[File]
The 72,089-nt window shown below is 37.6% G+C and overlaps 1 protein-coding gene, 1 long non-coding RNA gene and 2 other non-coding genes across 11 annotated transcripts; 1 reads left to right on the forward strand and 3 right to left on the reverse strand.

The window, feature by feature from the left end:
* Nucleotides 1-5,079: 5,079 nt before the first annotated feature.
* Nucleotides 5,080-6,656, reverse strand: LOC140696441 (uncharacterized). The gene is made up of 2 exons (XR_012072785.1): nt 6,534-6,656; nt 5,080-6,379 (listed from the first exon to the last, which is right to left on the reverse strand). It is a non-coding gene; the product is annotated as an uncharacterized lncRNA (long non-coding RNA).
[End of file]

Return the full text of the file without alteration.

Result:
The 72,089-nt window shown below is 37.6% G+C and overlaps 1 protein-coding gene, 1 long non-coding RNA gene and 2 other non-coding genes across 11 annotated transcripts; 1 reads left to right on the forward strand and 3 right to left on the reverse strand.

The window, feature by feature from the left end:
* Nucleotides 1-5,079: 5,079 nt before the first annotated feature.
* Nucleotides 5,080-6,656, reverse strand: LOC140696441 (uncharacterized). The gene is made up of 2 exons (XR_012072785.1): nt 6,534-6,656; nt 5,080-6,379 (listed from the first exon to the last, which is right to left on the reverse strand). It is a non-coding gene; the product is annotated as an uncharacterized lncRNA (long non-coding RNA).